Obviously, not all methods may be used at all times,
and some methods work better than others in different
situations. When a cloud layer height value falls
halfway between two reportable valves, round down to
the nearest reportable increment given in table 1-3.
Table 1-3.Reportable Values for Cloud Layer Height and
HEIGHT IN FEET
5,000 or less
5,001 to 10,000
Nearest 1,000 feet
NAVMETOCCOMINST 3141.2 and NAVMET-
OCCOMINST 3144.1 discuss in detail the various
methods and procedures used to determine cloud height
and ceiling height.
How is the amount of cloud layer coverage and
total sky coverage measured?
Define cloud layer.
Define cloud ceiling.
Define total obscuration.
Define summation sky coverage.
Given: Layer No.1 is 1/8 fog (SFC)
Layer No.2 is 2/8 cumulus 3,000 ft
Layer No.3 is 2/8 altocumulus 12,000 ft
Layer No.4 is 5/8 cirrus 20,000 ft
What is the ceiling height?
A cloud height of 7,550 feet would be reported as
LEARNING OBJECTIVES: Describe
prevailing visibility, sector visibility, and
differing level visibility. Define runway visual
Visibility, as well as ceiling height, aids in
decisions involving air traffic control. For this reason,
the observation of visibility must be timely, accurate,
and representative. There are four types of visibility that
you must observe: (1) prevailing visibility, (2) sector
visibility, (3) differing level visibility, and (4) runway
visual range. Both NAVMETOCCOMINST 3141.2
and NAVMETOCCOMINST 3144.1 provide thorough
and detailed guidance on visibility observations.
Ashore, visibility is observed in statute miles. Aboard
ship, visibility is observed in nautical miles. Observing
stations located outside the United States report
visibility in meters.
When observing visibility, you should note the
distance as follows:
To the nearest 1/16 mile when visibility is less
than 3/8 mile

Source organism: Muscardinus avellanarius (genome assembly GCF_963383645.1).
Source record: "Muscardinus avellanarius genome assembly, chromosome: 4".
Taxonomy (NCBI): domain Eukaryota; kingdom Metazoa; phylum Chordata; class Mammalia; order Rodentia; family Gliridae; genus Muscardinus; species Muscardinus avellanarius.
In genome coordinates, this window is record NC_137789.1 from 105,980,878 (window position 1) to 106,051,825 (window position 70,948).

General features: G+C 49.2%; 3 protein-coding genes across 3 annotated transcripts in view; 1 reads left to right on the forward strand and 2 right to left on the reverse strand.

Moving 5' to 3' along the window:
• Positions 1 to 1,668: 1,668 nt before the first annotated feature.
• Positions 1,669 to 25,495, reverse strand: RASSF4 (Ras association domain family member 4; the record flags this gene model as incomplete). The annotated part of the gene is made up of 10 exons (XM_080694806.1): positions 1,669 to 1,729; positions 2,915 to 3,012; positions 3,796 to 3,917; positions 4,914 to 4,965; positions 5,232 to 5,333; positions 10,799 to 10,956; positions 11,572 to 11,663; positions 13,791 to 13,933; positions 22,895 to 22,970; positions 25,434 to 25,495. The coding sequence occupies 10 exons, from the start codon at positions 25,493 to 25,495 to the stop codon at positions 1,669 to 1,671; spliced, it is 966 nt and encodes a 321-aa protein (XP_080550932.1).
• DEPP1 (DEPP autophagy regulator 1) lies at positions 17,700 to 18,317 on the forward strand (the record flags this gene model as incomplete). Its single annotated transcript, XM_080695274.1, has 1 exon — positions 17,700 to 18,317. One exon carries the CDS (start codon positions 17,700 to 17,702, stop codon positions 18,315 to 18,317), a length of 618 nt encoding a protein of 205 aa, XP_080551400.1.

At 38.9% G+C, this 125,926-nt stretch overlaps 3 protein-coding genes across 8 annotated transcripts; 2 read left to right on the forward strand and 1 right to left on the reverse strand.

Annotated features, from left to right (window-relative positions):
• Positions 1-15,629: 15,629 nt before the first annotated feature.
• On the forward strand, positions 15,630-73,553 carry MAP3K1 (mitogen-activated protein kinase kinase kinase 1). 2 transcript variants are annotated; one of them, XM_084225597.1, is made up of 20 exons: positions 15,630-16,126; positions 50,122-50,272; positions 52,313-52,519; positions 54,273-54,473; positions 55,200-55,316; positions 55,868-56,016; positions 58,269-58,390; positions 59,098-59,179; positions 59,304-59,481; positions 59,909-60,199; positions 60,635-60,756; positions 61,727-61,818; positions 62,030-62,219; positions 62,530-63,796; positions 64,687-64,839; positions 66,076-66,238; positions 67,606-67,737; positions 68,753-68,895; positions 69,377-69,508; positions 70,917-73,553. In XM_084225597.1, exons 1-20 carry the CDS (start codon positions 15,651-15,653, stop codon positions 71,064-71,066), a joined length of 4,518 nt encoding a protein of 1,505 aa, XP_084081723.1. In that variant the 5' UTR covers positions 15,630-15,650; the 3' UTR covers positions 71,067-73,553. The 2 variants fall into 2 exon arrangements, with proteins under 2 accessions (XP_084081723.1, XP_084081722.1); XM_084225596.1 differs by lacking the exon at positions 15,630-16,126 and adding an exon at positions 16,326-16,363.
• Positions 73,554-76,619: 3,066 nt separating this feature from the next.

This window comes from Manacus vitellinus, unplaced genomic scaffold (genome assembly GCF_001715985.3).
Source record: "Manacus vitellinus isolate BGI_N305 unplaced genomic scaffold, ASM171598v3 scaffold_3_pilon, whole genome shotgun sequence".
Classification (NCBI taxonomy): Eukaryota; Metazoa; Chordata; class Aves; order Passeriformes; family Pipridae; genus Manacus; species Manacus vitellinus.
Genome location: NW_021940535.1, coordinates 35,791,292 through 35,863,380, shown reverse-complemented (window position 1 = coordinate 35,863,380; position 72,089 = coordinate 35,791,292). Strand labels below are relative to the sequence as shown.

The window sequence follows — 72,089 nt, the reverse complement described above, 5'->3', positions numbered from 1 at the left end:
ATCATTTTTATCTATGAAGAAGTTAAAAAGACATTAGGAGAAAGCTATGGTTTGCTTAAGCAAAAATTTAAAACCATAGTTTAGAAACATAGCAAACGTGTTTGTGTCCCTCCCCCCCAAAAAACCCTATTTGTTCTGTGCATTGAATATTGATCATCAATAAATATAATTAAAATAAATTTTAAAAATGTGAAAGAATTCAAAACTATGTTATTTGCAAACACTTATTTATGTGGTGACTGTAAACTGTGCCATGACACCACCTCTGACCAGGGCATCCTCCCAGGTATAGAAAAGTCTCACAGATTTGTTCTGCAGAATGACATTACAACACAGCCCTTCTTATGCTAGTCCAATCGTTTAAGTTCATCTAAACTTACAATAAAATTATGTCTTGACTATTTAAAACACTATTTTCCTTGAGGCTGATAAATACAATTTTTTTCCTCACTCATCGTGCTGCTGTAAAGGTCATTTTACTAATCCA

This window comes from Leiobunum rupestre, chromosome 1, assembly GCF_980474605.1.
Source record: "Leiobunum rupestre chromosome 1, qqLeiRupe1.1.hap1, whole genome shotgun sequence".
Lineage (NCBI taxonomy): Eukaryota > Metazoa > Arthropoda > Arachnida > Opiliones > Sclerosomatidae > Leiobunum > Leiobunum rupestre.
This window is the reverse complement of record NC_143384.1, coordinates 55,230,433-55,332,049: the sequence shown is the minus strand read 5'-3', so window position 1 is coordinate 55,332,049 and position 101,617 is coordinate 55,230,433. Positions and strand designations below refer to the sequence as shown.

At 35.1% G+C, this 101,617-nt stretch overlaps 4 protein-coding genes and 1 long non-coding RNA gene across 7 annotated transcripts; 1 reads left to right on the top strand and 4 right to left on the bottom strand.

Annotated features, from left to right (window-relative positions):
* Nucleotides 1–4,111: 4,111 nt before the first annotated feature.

To the nearest 1/8 mile when it is between 3/8
and 2 miles
To the nearest 1/4 mile, between 2 and 3 miles
To the nearest mile, from 3 to 15 miles
In 5-mile increments, above 15 miles
When the visibility falls between two values, the lower
value is always used.
For example, a measured
visibility of 3 3/4 miles is called "3 miles." See
Appendix II of this module for a visibility conversion
Prevailing visibility is the greatest distance that
known objects can be seen and identified throughout
half or more of the horizon circle. The most reliable
method for determining prevailing visibility is by the
eye of a trained observer. The sensors provided with
automatic observing systems provide only an
approximation of prevailing visibility based on the
sampling of obstructions-to-vision present in only a
small area around the sensor. To aid in the
determination of prevailing visibility, observation
stations are required to maintain a visibility chart. The
visibility chart identifies each daytime and nighttime
visibility marker with direction and distance to the
marker. Daytime markers are generally dark, prominent
objects that stand out when viewed against the lighter
sky. Nighttime markers are usually unfocused lights of
moderate intensity, such as radio tower lights or channel
At sea, since the ship is usually moving, fixed
visibility markers are not available. The Combat
Information Center (CIC), however, maintains tracks